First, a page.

It’s hard to imagine a more depressing waste of celluloid than Hollywood Ending. After a long career making some of the funniest, smartest movies in American history, Woody Allen finally seems to have hit the wall. Is this a temporary boo-boo that can be fixed, like loose dentures — or something more permanent, like senility?
When two hours of screen time feel like five, when a theater full of Woody fans sink deeper into silence as they sink lower in their chairs, then you’ve got to wonder. How the director of such recent delights as Small Time Crooks (2000), Sweet and Lowdown (1999) and Deconstructing Harry (1997) — each one an inventive extension of his oeuvre — could let this dreck make it to the screen is hard to fathom.
And if starring in his own brainstorms is so important to Allen, then he’s in real trouble. Those classic schlub monologues of his depend on perfect timing, both in their delivery and in the way they’re cut. Hollywood Ending instead gives us Woody the Doddering Fool: twitching, fumbling, swallowing his punch lines, hardly funny, just annoying.
And then there’s Woody the Old Guy with a Fine Young Girlfriend: Like, it’s really time to put that shtick out to pasture. Seeing Allen, all balding and jowly, glom onto the attractive Téa Leoni is embarrassing and unbelievable — according to the script, he’s a whining, neurotic pain in the ass, so what’s her motivation? And why would his sexy live-in partner (Debra Messing, the only bright spot in this debacle) ever take up with this creep in the first place?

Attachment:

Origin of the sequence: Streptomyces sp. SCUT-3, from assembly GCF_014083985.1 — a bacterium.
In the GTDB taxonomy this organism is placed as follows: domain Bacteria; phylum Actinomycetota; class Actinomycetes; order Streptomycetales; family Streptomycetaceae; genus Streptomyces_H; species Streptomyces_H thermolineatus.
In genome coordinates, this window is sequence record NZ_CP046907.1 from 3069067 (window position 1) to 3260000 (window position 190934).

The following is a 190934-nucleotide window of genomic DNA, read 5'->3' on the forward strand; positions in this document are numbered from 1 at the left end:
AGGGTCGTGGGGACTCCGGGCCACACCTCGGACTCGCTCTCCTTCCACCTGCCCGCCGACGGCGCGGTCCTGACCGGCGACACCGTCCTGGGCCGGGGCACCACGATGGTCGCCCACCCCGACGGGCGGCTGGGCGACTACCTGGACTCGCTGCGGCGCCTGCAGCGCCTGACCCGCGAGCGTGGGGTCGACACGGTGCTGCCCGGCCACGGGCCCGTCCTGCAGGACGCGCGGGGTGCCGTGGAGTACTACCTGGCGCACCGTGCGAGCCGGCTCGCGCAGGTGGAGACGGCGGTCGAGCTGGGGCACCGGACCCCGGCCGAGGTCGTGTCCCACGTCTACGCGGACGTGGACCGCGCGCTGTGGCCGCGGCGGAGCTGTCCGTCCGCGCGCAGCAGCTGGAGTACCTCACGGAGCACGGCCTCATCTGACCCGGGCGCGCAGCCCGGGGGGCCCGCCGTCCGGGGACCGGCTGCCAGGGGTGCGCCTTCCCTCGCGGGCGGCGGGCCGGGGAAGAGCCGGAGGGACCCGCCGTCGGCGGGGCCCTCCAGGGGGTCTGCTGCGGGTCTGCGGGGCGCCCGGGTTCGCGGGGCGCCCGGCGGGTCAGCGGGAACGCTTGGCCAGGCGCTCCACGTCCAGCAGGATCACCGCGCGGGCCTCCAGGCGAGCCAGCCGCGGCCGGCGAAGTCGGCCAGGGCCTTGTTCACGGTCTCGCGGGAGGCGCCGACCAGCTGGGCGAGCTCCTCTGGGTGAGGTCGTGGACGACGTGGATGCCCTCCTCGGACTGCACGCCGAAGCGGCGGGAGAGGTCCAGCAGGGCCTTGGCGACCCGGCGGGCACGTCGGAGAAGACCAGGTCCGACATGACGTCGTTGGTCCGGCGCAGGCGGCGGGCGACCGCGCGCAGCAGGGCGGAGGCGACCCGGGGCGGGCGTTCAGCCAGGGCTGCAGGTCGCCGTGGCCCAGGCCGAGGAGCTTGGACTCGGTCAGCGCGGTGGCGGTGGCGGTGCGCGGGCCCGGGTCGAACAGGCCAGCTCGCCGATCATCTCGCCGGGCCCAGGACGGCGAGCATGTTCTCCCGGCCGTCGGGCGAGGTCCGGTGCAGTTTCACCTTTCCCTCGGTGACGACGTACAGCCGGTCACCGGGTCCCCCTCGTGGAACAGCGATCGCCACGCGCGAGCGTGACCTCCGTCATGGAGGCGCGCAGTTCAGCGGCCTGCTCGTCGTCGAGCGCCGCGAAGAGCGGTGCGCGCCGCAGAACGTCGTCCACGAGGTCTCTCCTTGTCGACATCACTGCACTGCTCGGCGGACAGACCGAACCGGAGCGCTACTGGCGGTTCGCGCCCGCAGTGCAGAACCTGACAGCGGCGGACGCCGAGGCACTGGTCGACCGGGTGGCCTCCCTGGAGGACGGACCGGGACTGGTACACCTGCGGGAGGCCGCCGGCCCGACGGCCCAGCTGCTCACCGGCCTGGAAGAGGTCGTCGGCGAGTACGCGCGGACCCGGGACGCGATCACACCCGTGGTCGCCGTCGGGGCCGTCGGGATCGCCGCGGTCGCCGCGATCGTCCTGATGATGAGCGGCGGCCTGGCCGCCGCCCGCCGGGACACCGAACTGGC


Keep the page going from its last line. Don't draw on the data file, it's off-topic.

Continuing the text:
Among the other horrors here are: George Hamilton’s face (his suntan finally resembles a bowl of mocha pudding); Leoni’s wooden characterization and Mark Rydell’s cloying straight-man-nerisms (both being Allen’s responsibility as director). And the script is either one of the comedian’s worst mistakes — relying on a running gag that makes less sense as it goes on — or some kind of weird swan song.
Would an otherwise excellent filmmaker go to perverse lengths to call it quits, this mess being his actual Hollywood ending? Don’t bother to find out.
George Tysh is Metro Times arts editor. E-mail him at firstname.lastname@example.org.